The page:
CHAPTER II.

EARLY GREEK MEDICINE.

Apollo—AEsculapius—Temples—Serpents—Gods of Health—Melampus—Homer—Machaon—Podalarius—Temples of AEsculapius—Methods of Treatment—Gymnasia—Classification of Renouard—Pythagoras—Democedes—Greek Philosophers.

The history of healing begins in the Hellenic mythology with Apollo, the god of light and the promoter of health. In the "Iliad" he is hailed as the disperser of epidemics, and, in this respect, the ancients were well informed in attributing destruction of infection to the sun's rays. Chiron, the Centaur, it was believed, was taught by Apollo and Artemis, and was the teacher, in turn, of AEsculapius, who probably lived in the thirteenth century before Christ and was ultimately deified as the Greek god of medicine. Pindar relates of him:—

"On some the force of charmed strains he tried, To some the medicated draught applied; Some limbs he placed the amulets around, Some from the trunk he cut, and made the patient sound."[1]

AEsculapius was too successful in his art, for his death was attributed to Zeus, who killed him by a flash of lightning, or to Pluto, both of whom were thought to have feared that AEsculapius might by his skill gain the mastery over death.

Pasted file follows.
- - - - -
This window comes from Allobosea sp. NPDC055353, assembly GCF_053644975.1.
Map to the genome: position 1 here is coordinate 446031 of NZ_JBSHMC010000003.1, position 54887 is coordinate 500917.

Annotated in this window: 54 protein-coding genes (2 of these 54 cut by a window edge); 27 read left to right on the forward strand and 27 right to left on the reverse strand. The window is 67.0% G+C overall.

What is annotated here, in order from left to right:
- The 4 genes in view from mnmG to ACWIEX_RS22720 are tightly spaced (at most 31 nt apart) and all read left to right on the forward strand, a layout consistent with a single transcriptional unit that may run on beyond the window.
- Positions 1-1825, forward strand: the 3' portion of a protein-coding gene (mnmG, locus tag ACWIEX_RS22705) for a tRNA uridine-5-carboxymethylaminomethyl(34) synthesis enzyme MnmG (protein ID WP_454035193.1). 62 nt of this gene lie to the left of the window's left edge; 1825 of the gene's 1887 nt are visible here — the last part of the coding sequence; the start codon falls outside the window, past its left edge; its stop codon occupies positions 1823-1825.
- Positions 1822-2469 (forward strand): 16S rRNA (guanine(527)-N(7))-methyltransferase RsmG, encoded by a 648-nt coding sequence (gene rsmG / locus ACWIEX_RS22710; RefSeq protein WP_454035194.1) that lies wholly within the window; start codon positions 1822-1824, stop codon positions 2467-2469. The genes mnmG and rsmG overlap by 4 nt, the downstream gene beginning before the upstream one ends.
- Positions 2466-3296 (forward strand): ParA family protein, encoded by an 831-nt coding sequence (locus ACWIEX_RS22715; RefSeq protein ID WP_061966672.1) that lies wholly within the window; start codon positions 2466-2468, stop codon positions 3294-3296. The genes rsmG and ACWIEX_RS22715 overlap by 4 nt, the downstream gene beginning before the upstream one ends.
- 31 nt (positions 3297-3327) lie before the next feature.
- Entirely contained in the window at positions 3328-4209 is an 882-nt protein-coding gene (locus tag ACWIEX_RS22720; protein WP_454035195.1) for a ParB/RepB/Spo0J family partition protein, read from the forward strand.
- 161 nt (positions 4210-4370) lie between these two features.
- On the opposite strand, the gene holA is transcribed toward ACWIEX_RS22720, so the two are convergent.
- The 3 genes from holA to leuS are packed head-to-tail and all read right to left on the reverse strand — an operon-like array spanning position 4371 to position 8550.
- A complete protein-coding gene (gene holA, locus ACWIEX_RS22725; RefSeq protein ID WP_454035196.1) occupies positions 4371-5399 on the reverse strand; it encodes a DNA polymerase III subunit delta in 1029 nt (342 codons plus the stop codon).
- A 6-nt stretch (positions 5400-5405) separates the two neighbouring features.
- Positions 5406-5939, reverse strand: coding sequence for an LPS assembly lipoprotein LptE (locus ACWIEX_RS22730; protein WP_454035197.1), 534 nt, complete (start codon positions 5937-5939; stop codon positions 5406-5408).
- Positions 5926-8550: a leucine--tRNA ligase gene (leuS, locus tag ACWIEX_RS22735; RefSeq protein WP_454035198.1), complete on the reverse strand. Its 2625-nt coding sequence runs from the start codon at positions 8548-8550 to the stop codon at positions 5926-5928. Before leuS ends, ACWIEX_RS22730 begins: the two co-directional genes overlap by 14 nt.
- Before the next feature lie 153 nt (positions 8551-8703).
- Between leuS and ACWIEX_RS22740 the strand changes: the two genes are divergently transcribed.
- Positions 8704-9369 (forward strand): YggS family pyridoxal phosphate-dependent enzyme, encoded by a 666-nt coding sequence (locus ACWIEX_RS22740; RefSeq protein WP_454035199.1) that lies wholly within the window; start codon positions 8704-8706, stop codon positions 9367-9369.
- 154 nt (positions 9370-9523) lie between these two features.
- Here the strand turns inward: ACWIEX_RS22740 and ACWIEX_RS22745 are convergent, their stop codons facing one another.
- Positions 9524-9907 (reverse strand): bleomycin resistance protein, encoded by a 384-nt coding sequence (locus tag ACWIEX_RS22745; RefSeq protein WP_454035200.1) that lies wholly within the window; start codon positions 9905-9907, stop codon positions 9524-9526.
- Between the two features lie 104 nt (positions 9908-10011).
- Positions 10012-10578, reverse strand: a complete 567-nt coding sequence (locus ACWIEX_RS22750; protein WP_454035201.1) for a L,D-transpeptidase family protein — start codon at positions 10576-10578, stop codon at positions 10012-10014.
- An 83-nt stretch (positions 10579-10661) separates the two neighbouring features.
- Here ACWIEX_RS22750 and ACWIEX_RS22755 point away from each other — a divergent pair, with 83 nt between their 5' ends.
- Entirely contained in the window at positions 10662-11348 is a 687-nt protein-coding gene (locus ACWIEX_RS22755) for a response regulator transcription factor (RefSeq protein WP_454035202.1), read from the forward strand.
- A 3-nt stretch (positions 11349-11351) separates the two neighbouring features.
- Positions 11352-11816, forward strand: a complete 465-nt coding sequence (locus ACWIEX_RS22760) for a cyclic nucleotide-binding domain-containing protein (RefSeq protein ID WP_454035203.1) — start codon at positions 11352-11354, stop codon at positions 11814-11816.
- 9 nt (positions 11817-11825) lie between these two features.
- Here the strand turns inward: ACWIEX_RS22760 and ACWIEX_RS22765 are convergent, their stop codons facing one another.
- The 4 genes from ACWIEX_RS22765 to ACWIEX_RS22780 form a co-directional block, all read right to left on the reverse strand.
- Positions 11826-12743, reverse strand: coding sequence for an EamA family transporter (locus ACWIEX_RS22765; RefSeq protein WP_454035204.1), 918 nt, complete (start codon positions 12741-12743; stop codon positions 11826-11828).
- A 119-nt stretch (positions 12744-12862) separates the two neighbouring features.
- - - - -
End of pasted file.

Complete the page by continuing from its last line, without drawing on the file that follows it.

Amid much that is mythological in the history of AEsculapius, there is a groundwork of facts. Splendid temples were built to him in lovely and healthy places, usually on a hill or near a spring; they were visited by the sick, and the priests of the temples not only attended to the worship of AEsculapius, but took pains to acquire knowledge of the healing art. The chief temple was at Epidaurus, and here the patients were well provided with amusements, for close to the temple was a theatre capable of seating 12,000 people, and a stadium built to accommodate 20,000 spectators.